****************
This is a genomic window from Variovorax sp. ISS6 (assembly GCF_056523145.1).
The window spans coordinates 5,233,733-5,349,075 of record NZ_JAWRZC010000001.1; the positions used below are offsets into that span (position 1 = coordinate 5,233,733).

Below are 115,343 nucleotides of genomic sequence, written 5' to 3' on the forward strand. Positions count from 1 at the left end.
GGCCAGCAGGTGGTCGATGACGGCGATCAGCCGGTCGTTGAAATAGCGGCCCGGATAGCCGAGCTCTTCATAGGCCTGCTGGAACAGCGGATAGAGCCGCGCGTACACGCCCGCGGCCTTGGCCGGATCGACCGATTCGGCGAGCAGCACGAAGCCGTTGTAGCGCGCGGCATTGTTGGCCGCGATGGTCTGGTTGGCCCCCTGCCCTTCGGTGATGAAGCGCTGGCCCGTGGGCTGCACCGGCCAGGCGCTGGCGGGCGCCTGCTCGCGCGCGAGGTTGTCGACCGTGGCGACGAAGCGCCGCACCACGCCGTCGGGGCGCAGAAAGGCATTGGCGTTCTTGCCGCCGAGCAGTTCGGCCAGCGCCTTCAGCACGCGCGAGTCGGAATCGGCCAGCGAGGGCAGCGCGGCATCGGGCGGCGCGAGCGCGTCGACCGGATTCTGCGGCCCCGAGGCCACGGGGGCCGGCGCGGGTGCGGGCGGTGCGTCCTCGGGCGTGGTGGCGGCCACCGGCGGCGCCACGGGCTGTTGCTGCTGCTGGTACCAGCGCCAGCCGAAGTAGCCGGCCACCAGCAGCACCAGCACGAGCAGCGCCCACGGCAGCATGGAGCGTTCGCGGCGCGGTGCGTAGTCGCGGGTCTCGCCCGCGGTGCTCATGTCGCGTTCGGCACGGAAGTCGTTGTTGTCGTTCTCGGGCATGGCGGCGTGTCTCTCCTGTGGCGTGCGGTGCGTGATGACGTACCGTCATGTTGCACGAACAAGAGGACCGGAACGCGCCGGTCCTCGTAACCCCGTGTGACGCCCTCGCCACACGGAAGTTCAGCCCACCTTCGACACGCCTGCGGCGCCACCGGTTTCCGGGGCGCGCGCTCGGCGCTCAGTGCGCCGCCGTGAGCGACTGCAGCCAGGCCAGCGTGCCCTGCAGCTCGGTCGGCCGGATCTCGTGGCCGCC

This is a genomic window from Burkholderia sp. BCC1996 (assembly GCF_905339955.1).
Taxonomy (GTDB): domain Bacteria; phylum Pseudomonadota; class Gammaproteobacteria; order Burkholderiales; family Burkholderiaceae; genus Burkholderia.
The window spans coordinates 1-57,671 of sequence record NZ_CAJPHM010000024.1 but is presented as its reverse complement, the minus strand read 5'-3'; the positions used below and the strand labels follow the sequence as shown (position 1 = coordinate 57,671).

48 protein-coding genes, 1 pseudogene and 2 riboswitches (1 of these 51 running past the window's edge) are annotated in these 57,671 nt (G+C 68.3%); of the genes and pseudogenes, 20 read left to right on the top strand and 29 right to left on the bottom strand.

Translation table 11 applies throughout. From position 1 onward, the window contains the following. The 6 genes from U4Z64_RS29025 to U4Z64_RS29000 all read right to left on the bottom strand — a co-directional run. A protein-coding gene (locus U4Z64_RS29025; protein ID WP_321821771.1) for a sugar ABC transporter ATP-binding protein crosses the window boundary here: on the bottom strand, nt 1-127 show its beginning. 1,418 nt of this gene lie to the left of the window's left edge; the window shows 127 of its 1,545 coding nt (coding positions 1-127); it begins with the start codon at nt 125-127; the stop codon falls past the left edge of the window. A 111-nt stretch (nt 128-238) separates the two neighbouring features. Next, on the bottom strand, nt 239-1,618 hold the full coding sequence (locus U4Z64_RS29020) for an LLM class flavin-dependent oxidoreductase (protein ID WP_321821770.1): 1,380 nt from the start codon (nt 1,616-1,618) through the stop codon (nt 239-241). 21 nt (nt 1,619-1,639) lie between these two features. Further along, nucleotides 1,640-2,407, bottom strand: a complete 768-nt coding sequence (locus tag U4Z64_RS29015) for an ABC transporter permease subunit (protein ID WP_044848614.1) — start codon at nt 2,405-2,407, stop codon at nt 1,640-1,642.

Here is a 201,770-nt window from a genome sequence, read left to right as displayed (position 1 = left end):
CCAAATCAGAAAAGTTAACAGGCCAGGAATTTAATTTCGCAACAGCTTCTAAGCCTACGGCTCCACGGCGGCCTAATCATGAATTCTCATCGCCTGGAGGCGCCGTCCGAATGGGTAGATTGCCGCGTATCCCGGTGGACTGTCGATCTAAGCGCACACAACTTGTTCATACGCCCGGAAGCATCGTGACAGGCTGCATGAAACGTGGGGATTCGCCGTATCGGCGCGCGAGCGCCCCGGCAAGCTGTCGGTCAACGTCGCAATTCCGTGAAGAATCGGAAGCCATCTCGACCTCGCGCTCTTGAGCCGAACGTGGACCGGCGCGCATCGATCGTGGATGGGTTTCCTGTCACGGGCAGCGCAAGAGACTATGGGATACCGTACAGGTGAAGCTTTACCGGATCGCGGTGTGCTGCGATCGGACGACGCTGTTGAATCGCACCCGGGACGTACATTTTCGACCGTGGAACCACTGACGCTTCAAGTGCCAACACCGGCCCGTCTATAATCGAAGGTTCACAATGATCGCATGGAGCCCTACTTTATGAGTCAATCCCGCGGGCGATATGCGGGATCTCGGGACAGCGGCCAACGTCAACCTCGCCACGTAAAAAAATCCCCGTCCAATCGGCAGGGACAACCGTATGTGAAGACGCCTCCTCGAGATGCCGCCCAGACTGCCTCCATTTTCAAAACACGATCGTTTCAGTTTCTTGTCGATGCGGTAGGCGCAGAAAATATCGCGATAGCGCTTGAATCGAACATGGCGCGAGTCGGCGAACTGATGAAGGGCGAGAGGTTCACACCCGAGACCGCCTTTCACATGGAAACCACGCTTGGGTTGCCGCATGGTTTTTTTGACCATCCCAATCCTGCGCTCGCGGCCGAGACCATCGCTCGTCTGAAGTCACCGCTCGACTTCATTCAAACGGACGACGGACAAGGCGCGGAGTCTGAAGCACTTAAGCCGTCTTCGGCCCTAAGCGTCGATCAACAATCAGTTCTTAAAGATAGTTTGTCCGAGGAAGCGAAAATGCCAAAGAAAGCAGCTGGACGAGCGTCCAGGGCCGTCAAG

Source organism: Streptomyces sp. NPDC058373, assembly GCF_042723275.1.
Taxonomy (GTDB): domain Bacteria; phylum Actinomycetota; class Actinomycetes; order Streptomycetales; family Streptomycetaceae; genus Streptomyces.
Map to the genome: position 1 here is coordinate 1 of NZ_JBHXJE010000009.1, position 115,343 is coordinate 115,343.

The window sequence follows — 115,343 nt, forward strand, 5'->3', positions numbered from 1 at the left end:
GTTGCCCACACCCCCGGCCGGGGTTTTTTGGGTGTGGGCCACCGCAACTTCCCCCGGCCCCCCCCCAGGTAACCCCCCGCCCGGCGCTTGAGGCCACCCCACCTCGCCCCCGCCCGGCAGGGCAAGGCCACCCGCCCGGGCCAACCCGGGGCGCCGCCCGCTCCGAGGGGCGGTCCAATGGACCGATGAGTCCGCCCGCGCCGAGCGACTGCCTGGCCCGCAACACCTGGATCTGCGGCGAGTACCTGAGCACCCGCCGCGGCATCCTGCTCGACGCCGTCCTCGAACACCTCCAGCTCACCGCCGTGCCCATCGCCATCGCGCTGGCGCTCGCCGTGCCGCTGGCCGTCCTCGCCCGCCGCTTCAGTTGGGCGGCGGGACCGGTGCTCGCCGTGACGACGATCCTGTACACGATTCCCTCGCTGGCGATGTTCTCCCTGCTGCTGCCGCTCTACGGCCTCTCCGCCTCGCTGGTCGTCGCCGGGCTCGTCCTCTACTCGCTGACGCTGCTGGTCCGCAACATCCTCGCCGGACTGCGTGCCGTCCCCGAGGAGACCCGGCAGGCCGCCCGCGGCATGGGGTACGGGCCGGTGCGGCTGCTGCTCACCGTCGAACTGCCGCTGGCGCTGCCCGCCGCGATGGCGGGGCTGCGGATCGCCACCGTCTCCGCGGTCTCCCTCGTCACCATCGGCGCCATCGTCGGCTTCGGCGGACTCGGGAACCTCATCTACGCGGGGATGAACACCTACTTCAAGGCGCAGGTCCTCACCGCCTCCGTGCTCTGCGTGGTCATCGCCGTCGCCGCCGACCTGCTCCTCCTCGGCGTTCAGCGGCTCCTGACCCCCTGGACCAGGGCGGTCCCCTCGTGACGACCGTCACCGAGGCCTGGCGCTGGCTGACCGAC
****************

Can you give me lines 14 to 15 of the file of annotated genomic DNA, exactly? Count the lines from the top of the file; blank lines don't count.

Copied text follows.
Map to the genome: position 1 here is coordinate 1 of NZ_JBHXJE010000009.1, position 115,343 is coordinate 115,343.

The window sequence follows — 115,343 nt, forward strand, 5'->3', positions numbered from 1 at the left end: